Author’s program note. In the bright glare of this overheated spring day, they looked faded, needing succor, getting none. Their color, the deepest imaginable red, looked tawdry and inappropriate for such a milieu… the hodge-podge in front of the local convenience store. I was enraged at such lese majeste’, an outrage that offended the princely opulence of the flower… and those who had loved them and loved them still.
Just moments before I saw this dreadful sight, I had been thinking about these very flowers… about how I had always admired them, about how my grandmother had loved them… and ensured that I would love them, too. I was even remembering the riotous display of these flowers in an Illinois neighbor’s yard and how the fastidious and shrewd ants had commandeered them ostensibly for their nutrients, but who can doubt for their rich and textured colors which capture every eye, especially the ants who traverse this beauty at will, untrammeled, at the closest range?
Thus, when I saw the bucket of peony left in front of the store and their wilted dismay, I strode in and demanded that they be put in a better place, a place more in keeping with their renown and a beauty which made even emperors stop and appreciate, glad to be the ruler of a land where so much loveliness was his to behold… and share with the petted favorites of his court.
What the proprietor told me.
Faced with me in irate mode, this was his reason for such treason to a flower he promptly admitted was his personal favorite, enhancing the yard of his own home. Unless he sacrificed some of these sun-afflicted plants, thus creating a captivating (if ephemeral) display, no one would know he had such rampant blooms within, no one would buy them, and all would perish. Thus I knelt down to the very level of the flowers, every springtime of my life caught in their unmistakable perfume. “Their scent is their destiny,” I told Tommy. “Let it fill the store and the people who love these flowers and every memory they conjure will sell them for you.” And so he did…. and so they did.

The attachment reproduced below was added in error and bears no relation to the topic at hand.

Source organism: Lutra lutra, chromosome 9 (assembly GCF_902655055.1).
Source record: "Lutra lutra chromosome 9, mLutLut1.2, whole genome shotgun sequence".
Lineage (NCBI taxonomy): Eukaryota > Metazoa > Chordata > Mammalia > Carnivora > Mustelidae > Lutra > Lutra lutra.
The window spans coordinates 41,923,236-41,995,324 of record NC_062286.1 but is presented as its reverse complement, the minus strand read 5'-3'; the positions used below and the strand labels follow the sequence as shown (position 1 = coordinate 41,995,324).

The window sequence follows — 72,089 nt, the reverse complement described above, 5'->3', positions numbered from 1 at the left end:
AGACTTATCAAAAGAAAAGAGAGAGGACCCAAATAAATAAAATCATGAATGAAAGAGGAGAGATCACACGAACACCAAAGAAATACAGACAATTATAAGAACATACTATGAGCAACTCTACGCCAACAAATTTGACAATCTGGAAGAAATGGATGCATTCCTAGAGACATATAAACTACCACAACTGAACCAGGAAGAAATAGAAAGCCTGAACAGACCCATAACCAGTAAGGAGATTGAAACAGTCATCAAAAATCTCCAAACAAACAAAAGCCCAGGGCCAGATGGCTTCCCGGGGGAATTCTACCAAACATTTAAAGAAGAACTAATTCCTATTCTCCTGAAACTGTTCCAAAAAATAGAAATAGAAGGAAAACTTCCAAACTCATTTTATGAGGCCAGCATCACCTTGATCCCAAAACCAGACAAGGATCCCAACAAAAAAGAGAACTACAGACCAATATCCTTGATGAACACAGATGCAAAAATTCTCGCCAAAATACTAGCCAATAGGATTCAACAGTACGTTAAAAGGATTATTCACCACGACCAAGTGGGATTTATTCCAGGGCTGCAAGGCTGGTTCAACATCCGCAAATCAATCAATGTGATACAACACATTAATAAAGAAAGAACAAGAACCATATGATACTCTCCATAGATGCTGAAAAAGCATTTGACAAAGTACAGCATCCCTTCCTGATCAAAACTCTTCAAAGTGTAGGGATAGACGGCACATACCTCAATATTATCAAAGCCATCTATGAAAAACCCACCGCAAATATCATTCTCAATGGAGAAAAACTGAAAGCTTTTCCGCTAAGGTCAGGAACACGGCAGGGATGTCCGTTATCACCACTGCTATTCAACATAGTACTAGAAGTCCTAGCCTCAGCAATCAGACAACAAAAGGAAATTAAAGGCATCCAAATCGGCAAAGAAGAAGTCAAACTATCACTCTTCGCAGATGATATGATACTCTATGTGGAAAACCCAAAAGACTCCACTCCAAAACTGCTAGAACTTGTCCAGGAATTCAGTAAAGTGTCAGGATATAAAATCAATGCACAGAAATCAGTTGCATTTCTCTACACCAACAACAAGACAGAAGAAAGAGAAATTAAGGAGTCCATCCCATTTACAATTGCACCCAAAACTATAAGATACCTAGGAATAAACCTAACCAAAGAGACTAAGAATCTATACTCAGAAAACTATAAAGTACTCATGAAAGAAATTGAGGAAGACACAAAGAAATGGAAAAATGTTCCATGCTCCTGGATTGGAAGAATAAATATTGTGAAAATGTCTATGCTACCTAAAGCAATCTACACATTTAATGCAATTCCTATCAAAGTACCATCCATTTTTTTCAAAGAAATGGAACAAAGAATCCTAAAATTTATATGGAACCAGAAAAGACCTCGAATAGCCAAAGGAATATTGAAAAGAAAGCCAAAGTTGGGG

Peony or pacony is the name for plants in the genus Paeonia. They are native first to Asia, thereafter Europe and western North America . Estimates of the number of species range from 25 to about 40. Peony are herbaceous perennial plants, but some resemble trees which can grow as high as ten feet. They have compound, deeply lobed leaves. Such are the facts about these still imperfectly understood plants. But all this pales into insignificance beside the undeniable impact of their stately flowers… and a scent more alluring than any found on the Rue de la Paix.
With such elements so apparent one knows at once that Peony are special, highly deserving of their place in our gardens and in our hearts. This place is further affirmed by the fact that each new type of Peony developed is more complex, more stunning, more desirable. And so single Peony with names like Athena, Dad, Krinkled White, Scarlet O’Hara and Sea Shell have given way to Japanese, Anemone, Semi-Double, Double, and Bomb-Double (Red Charm, Raspberry Sundae, Mons Jules Elie).
Thus has this peerless flower concocted its own peerage of plants with flowers at once aristocratic and nonpareil. As such you can quite understand their fury at being placed so inappropriately at the convenience store, and left there to wilt, collapse, and die. It was, to say no more, unworthy of them and their high achievement. This achievement is substantial, enviable, and constantly enlarged as the plant and their signature flowers evolve and further dazzle the humans who are such an important part of the Peony and their history.
Not just a pretty face.